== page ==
Thursday, March 15, 2012

Belvedere Castle: Central Park around 79th Street

Sorry it has been a while since my last post.  I have been going through some personal projects and had decided to not go crazy by adding this blog to my "must do" list.

However, I think/hope I am back on an even keel now, and I wanted to tell folks about the great walking tours provided by the Central Park Conservancy.  They have guided tours and hands on activities offered almost every day (check out their calendar at Central Park Tours).  I imagine as the weather becomes more and more mild, the tours will be more and more popular.

Today's tour began at Belvedere Castle (see left), which is a 3/4th-sized replica of a fort in Normandy, France.  It was built as a folly, simply to attract attention and be a whimsical addition to the park.  It never housed any grand personage.  And it has really only served as a weather station and an office for the Central Park Conservancy.

From the top of the castle, which is the highest point in Central Park, you can see equipment for the weather station in the Rambles to the south, the Delacorte Theater (where the summer time Shakespeare in the Park performances are held) to the north, the Great Lawn (where summer concerts are held -- the latest one being that of The Black Eyed Peas), and the man-made Turtle Pond (filled with NYC drinking water and home to 5 species of turtles) to the east (see right).

The guided tour lasts about an hour, and includes a leisurely walk between various points of interest.  I won't be a spoiler and go through all of the stops, here, but I want to just mention some of them in order to illustrate the care with which the tour was designed.  The Greywacke Arch (see above left), which is one of over 30 uniquely designed tunnels/bridges in the park, opens up to views of the back of The Metropolitan Museum (constructed to make reference to the great Egyptian pyramids).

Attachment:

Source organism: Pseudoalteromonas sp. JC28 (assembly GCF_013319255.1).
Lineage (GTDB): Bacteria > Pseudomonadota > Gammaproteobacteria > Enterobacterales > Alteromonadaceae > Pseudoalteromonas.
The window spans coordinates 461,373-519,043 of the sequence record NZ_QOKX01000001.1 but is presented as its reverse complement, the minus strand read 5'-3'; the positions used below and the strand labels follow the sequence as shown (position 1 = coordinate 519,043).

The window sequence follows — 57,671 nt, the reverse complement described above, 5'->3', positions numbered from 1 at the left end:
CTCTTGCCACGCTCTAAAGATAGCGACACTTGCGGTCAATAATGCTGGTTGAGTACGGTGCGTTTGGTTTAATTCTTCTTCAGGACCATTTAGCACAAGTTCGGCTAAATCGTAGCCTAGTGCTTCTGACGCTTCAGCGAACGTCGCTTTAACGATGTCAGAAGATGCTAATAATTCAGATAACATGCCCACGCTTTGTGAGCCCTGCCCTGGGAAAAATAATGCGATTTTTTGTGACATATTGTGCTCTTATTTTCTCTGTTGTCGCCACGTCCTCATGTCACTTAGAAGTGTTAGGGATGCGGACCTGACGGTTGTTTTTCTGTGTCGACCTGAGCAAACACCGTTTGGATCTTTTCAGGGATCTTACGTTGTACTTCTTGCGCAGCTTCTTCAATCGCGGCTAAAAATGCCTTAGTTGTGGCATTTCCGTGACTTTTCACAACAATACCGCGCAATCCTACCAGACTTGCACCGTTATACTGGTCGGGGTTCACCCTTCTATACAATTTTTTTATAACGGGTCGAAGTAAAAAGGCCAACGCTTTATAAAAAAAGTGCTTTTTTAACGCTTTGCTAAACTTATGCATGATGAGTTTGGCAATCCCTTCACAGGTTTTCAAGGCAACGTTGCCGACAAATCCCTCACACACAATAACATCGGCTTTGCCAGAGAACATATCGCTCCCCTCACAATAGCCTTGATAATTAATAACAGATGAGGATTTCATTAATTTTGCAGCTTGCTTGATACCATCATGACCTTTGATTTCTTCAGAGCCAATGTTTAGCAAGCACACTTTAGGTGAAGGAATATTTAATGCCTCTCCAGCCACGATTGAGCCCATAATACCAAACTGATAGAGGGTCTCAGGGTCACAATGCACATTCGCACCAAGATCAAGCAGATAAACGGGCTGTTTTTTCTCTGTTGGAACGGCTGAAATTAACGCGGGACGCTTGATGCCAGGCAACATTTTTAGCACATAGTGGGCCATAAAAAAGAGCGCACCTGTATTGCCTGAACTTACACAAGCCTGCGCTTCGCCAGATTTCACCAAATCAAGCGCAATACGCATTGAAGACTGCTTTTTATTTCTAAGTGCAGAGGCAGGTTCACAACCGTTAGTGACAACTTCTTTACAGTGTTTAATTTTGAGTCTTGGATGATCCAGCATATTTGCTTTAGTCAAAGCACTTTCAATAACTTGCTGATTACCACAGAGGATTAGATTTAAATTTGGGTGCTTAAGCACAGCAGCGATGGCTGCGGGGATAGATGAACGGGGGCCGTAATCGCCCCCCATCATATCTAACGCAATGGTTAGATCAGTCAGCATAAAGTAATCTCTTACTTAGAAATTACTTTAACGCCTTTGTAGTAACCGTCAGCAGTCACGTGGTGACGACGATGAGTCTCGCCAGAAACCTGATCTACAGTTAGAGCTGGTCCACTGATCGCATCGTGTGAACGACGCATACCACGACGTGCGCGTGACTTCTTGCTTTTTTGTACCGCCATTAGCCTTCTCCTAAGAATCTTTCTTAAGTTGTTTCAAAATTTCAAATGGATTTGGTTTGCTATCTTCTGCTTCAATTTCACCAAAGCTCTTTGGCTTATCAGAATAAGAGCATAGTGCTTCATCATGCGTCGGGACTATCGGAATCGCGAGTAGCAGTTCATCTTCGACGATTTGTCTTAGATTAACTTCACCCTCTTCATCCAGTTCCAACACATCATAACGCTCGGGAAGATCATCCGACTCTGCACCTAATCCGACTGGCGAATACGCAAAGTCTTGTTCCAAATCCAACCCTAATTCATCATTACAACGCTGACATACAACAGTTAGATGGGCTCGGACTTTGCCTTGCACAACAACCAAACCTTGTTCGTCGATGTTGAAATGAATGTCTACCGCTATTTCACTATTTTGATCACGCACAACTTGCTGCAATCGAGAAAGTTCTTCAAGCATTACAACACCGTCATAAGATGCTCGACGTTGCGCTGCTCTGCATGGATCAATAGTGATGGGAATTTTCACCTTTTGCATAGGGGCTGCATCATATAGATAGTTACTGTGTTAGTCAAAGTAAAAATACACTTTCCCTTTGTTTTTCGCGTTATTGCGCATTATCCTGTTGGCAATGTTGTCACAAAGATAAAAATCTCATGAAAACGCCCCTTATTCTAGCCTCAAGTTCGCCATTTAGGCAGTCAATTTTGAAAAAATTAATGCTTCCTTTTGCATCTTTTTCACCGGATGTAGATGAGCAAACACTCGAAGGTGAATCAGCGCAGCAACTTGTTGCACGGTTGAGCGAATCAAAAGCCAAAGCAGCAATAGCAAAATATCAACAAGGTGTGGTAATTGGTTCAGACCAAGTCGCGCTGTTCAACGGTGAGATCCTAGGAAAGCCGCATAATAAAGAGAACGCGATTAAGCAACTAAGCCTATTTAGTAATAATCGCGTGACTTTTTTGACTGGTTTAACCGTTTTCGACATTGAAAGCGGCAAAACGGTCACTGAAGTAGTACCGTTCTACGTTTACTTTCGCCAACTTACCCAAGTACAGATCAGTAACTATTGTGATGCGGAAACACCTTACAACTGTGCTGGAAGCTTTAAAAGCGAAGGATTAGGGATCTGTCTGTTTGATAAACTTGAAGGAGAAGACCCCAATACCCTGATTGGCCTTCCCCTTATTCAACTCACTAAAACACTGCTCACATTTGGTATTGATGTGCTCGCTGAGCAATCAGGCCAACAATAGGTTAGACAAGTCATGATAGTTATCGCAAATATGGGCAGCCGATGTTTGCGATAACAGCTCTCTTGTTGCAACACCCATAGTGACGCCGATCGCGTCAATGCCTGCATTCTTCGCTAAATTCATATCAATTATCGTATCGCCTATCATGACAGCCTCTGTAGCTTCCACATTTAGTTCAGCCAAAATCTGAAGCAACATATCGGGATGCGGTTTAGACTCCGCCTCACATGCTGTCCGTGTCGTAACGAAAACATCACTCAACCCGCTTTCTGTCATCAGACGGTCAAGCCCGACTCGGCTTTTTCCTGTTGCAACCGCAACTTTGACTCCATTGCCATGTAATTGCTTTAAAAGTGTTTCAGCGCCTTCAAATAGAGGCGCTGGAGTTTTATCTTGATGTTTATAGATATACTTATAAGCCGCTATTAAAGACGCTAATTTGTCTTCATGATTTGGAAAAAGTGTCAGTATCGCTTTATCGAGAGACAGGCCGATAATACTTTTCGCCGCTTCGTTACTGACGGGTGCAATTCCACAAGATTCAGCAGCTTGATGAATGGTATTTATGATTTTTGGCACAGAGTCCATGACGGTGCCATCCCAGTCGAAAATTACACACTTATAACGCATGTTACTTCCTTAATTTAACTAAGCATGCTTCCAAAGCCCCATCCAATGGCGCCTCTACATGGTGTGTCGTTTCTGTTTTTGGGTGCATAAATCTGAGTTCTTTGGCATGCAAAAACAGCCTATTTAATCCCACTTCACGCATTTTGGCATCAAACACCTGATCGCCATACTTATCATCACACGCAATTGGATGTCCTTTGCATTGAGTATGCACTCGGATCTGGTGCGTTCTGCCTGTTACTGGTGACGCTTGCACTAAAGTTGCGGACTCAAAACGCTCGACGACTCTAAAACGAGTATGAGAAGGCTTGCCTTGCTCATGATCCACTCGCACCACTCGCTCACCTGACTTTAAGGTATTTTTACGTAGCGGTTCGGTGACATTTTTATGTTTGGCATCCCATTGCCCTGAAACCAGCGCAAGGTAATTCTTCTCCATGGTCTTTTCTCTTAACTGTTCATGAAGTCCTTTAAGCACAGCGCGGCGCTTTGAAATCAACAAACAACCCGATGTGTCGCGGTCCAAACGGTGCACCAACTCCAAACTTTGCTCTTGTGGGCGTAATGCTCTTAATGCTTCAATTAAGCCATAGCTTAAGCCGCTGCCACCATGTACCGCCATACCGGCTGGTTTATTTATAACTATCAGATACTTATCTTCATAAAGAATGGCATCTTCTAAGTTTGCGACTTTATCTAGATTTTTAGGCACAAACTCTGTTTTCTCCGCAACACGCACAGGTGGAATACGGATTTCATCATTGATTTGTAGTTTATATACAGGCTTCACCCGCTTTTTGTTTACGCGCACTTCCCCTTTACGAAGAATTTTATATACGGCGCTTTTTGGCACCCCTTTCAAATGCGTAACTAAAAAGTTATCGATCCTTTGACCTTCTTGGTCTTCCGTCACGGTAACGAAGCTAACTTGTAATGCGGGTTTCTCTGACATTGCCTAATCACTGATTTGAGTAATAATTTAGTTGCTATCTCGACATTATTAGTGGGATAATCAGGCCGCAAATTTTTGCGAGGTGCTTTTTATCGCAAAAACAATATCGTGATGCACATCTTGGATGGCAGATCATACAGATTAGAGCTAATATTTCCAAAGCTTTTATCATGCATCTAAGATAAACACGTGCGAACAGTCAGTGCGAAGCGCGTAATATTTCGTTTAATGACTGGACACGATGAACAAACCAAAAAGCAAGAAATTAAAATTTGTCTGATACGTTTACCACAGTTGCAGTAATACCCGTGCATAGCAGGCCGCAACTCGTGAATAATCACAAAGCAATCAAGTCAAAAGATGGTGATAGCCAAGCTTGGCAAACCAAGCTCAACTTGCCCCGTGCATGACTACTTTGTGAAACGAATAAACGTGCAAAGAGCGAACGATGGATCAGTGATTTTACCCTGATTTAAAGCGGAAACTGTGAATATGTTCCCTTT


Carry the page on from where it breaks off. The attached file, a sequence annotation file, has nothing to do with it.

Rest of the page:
The statue of Polish King Jagiello (one of over 50 statues dotting the park, see above right) that was presented in NY during the Worlds Fair of 1939 and found its permanent home in Central Park when it could not be returned to Poland due to the Nazi invasion following the fair.  Then, of course, there is the great Egyptian obelisk (the oldest monument in the Park) from 1600 BC; take the time to walk all the way around the obelisk to get better views of the hieroglyphics, as the wear patterns vary greatly due to how the obelisk spent hundreds of years on its side after wars and earthquakes.

Throughout the tour, the guide answered questions from the over 20 visitors on the tour.  He was very informative about the history of the park, its construction, and restoration projects led by Parks Commissioner Robert Moses.  He also shared the philosophies of the 19th century designers Frederick Law Olmsted and Calvert Vaux who wanted the park to be a natural refuge from the City.  Insights about the variations from the original designs (there was only supposed to be one statue in the entire park--the Angel of the Waters Rising from Bethesda Terrace, also called Bethesda Fountain), the needs of the growing City, and the resurrection of the park from its graffiti-ridden and violent history of the 70s, were all woven into a very interesting hour.

I would highly recommend these free guided tours of the park.  They are casual, friendly, and enriching.  Rather than just walking through, as I have done innumerable times in the past, this time, the great vistas (see above left a view of the Great Lawn with the NYC skyline of buildings to the south) came to life.

No comments:

Post a Comment